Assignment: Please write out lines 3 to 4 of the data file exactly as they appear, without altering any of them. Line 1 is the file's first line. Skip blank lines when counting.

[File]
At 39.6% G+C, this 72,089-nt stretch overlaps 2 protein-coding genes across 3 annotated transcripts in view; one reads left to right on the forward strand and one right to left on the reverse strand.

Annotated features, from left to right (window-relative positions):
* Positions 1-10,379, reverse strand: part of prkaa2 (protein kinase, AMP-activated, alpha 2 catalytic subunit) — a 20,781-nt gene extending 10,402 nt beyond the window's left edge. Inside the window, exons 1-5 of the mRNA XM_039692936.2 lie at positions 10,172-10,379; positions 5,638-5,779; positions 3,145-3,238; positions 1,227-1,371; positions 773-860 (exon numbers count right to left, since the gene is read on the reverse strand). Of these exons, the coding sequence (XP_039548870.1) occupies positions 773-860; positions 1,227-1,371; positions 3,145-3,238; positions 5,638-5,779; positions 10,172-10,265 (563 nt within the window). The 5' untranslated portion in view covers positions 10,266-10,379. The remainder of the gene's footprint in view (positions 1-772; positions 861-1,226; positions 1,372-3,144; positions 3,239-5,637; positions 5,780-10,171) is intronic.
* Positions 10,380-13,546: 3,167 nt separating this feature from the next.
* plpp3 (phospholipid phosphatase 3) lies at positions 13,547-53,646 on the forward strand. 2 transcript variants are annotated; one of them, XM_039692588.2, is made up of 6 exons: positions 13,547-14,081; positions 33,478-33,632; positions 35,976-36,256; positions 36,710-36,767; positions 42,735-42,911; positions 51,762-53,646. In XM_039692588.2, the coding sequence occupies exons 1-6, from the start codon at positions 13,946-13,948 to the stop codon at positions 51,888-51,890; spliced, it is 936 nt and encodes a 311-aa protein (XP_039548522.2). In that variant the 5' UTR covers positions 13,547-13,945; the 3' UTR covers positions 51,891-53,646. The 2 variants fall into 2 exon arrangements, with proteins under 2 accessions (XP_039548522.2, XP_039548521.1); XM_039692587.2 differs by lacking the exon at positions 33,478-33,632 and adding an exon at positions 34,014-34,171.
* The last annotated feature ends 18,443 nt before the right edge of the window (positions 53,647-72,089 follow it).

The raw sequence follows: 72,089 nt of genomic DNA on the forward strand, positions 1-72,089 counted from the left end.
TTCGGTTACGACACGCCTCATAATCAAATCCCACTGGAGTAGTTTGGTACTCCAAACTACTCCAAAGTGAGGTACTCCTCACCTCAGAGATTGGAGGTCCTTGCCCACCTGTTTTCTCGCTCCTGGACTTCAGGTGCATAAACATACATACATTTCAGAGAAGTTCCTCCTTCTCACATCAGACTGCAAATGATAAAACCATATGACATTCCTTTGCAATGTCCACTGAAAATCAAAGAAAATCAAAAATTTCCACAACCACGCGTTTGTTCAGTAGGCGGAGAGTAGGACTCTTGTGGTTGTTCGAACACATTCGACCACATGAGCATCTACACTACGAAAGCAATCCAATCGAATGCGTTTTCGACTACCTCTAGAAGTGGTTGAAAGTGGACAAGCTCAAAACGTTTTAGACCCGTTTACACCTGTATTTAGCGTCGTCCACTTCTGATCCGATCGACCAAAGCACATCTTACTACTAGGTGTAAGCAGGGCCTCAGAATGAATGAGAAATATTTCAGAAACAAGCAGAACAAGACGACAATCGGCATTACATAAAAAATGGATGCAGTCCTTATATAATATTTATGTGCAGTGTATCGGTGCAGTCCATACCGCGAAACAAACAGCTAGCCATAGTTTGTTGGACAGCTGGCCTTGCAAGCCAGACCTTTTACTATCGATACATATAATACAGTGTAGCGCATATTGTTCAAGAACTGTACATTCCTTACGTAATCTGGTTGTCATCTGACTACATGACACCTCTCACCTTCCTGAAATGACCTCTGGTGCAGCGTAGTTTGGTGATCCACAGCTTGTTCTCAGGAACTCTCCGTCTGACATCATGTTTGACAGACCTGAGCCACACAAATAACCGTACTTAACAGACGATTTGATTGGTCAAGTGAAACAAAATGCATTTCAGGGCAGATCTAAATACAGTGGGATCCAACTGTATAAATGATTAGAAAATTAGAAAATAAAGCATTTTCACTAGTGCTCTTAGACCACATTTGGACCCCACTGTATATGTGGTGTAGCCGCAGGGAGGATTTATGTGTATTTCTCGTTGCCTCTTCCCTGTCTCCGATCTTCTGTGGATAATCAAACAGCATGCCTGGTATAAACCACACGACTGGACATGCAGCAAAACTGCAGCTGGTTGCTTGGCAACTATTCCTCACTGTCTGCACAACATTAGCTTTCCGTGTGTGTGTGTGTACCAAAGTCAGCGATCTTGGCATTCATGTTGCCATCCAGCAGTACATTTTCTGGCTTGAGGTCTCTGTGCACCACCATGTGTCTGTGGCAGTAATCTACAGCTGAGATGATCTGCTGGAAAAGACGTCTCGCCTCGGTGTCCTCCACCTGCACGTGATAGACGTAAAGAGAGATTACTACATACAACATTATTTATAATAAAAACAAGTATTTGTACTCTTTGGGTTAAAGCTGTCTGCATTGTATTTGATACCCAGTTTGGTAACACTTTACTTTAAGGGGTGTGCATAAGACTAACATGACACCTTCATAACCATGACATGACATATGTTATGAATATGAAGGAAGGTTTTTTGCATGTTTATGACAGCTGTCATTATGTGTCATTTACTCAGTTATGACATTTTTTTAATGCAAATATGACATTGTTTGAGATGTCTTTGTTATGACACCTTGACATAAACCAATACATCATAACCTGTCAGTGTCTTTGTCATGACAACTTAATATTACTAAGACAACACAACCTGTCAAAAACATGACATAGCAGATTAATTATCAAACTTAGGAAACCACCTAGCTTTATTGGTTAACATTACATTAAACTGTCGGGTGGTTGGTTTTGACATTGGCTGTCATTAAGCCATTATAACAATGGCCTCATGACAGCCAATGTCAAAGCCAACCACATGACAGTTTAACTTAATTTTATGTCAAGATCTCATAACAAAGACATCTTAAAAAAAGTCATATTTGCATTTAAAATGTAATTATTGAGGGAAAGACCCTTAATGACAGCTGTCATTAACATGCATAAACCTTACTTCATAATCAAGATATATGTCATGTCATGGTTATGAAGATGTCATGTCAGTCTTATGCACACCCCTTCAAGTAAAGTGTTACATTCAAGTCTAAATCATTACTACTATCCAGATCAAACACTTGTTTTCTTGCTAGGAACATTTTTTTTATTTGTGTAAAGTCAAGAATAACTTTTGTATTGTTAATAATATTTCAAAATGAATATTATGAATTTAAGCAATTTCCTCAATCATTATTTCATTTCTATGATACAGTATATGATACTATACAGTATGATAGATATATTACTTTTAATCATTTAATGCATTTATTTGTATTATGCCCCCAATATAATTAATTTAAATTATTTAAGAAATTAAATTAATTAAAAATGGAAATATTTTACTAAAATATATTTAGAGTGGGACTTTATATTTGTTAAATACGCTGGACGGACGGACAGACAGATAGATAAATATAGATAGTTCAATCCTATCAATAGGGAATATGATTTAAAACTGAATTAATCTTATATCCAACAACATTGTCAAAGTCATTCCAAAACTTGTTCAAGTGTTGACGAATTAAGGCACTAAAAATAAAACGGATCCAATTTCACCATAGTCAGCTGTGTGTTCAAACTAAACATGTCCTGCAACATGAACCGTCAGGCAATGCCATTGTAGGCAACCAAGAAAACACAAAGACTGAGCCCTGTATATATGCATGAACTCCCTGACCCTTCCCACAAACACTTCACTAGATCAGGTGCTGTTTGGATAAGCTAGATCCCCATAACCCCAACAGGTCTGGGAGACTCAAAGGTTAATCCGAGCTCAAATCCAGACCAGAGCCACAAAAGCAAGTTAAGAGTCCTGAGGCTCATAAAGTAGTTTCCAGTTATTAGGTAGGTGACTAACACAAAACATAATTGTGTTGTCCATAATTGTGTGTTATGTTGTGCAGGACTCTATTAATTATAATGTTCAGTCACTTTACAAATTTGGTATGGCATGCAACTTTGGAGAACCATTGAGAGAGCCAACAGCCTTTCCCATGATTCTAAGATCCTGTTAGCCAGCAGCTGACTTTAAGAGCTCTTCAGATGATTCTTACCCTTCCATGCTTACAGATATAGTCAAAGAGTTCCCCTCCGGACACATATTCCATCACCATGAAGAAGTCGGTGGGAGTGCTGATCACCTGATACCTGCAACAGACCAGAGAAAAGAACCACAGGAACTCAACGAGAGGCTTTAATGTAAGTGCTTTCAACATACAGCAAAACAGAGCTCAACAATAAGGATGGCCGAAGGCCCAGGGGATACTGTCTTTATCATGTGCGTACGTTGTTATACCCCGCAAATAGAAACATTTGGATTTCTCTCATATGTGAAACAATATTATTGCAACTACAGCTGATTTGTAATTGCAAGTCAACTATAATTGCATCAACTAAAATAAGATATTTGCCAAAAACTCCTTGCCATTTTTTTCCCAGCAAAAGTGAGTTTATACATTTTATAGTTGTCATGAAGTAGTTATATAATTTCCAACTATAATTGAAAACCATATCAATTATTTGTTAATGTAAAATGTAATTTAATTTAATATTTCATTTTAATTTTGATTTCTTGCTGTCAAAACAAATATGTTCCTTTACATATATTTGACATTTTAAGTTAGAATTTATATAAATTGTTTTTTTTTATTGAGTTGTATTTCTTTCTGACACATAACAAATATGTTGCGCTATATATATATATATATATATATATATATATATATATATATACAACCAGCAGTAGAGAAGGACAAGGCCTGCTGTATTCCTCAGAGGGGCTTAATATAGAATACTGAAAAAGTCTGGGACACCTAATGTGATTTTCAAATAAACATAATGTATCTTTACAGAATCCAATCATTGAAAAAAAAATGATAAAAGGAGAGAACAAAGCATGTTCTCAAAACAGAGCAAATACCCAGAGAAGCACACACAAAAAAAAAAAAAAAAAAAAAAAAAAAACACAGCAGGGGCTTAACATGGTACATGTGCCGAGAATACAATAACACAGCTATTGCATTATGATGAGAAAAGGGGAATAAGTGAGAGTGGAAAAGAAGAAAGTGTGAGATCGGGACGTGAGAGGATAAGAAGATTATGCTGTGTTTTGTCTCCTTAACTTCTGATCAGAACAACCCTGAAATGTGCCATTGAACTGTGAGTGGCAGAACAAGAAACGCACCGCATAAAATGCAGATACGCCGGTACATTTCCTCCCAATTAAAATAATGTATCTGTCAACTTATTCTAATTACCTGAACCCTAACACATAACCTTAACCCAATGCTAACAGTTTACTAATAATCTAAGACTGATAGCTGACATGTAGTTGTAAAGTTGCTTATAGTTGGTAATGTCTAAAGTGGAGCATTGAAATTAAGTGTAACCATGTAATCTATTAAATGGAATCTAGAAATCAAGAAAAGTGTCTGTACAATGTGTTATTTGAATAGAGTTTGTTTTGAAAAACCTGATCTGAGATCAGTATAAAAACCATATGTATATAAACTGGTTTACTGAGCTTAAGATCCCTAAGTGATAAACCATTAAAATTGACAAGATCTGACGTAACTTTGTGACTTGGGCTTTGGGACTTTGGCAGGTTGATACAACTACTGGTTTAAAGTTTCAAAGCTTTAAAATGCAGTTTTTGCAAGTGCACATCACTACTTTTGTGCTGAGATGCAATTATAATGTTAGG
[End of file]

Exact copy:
* Positions 1-10,379, reverse strand: part of prkaa2 (protein kinase, AMP-activated, alpha 2 catalytic subunit) — a 20,781-nt gene extending 10,402 nt beyond the window's left edge. Inside the window, exons 1-5 of the mRNA XM_039692936.2 lie at positions 10,172-10,379; positions 5,638-5,779; positions 3,145-3,238; positions 1,227-1,371; positions 773-860 (exon numbers count right to left, since the gene is read on the reverse strand). Of these exons, the coding sequence (XP_039548870.1) occupies positions 773-860; positions 1,227-1,371; positions 3,145-3,238; positions 5,638-5,779; positions 10,172-10,265 (563 nt within the window). The 5' untranslated portion in view covers positions 10,266-10,379. The remainder of the gene's footprint in view (positions 1-772; positions 861-1,226; positions 1,372-3,144; positions 3,239-5,637; positions 5,780-10,171) is intronic.
* Positions 10,380-13,546: 3,167 nt separating this feature from the next.